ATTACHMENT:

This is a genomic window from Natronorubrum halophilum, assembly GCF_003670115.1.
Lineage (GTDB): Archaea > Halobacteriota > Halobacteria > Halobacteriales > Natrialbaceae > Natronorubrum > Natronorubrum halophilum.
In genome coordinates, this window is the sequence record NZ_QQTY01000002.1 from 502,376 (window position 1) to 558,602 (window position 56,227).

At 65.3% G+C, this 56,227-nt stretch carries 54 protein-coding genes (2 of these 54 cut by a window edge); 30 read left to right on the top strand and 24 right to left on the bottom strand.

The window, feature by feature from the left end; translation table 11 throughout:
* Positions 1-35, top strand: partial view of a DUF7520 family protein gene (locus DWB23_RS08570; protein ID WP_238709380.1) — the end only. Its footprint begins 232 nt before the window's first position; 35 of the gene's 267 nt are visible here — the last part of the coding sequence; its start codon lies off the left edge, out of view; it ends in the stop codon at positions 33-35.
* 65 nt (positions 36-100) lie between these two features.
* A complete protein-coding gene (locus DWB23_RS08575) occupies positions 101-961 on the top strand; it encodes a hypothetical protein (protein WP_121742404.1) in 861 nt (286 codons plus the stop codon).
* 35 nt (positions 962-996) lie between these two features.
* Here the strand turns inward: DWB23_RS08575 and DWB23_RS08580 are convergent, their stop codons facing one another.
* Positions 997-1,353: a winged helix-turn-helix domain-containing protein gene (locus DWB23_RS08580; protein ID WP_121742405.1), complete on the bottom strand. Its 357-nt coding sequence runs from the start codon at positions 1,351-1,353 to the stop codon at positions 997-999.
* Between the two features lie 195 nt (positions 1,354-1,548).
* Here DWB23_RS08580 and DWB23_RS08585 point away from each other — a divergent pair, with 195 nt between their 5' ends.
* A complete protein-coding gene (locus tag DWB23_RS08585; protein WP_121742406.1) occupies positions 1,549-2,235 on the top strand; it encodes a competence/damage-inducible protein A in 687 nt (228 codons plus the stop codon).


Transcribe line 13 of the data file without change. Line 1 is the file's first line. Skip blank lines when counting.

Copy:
* Here DWB23_RS08580 and DWB23_RS08585 point away from each other — a divergent pair, with 195 nt between their 5' ends.